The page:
Citizenship Excess: Latinas/os, Media, and the Nation

Citizenship Excess: Latinas/os, Media, and the Nation

Citizenship Excess: Latinas/os, Media, and the Nation

Citizenship Excess: Latinas/os, Media, and the Nation

Excerpt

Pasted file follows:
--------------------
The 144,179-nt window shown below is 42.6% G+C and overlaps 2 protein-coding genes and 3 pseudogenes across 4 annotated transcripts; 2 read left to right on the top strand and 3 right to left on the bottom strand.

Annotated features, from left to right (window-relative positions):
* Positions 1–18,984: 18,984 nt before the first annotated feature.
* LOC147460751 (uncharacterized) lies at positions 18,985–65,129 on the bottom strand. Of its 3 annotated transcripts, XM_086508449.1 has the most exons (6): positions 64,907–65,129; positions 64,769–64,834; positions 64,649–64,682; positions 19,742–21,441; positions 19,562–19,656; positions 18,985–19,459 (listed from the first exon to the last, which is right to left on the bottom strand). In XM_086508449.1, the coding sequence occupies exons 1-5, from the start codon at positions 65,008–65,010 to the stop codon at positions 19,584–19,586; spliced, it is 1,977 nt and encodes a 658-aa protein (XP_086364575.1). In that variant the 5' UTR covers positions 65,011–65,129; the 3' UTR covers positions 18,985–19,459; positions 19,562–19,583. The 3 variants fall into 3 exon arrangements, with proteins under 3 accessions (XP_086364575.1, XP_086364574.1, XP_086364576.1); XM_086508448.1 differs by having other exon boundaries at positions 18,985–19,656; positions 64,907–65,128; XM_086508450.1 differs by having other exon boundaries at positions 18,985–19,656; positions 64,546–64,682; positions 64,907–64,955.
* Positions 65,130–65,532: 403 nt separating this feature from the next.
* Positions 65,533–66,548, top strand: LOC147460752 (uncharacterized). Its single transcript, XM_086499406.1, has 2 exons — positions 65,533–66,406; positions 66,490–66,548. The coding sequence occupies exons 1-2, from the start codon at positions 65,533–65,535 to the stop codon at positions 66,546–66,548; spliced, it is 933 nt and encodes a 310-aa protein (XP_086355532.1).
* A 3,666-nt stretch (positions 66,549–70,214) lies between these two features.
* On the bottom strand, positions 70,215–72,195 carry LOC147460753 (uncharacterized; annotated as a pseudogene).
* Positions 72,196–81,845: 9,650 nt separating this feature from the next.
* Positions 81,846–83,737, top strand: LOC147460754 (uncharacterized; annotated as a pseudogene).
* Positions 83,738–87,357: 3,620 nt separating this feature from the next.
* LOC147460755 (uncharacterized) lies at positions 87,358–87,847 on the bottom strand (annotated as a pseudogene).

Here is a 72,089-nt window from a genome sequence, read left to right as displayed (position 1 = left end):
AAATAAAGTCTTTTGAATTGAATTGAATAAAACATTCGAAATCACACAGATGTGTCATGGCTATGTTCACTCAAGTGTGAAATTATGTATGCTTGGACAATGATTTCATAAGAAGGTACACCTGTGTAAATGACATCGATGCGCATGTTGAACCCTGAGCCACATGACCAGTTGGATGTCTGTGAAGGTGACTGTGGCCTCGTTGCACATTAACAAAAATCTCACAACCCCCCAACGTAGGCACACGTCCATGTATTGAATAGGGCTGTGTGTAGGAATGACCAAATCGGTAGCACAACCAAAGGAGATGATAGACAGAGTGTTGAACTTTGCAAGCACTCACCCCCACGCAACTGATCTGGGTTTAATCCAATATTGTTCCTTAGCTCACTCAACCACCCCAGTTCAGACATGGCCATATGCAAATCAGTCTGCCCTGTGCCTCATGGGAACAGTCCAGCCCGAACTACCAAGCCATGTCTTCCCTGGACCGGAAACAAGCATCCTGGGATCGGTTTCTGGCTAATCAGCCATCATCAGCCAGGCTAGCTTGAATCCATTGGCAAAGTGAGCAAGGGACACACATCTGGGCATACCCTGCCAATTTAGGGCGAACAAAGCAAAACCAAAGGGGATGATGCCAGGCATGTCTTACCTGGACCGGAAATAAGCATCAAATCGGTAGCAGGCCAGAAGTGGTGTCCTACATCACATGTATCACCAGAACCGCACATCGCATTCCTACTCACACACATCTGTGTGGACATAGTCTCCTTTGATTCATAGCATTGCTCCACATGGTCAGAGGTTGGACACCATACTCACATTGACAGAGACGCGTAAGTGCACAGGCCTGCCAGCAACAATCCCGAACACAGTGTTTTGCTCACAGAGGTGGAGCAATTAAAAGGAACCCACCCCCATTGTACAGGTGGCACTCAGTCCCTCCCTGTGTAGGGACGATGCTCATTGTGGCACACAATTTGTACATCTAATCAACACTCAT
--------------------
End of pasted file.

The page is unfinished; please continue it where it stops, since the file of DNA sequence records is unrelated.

In April 2010, Arizona governor Jan Brewer signed what at the time many observers considered the toughest immigration bill in the nation at a state level (Archibold 2010). The law ordered immigrants to carry their alien registration documents at all times and required police to question any detainees that they believed might be in the United States illegally. Opponents of the law argued that it would inevitably lead to racial profiling against the Latino population. In the weeks that followed, a mediated national debate about the merits of the law pitted Latino groups, human rights and social justice activists, nativist organizations, politicians, city councils, members of state and federal congresses, and an ever-polarizing media against each other. President Obama criticized the law but also explicitly agreed with some of the rationale used by Governor Brewer; he allocated an additional twelve hundred National Guard troops and half a billion dollars for increased border security. In the weeks that followed, politicians in other states began contemplating copying Arizona’s law. On May 2010, the Quinnipiac University Polling Institute released data . . .

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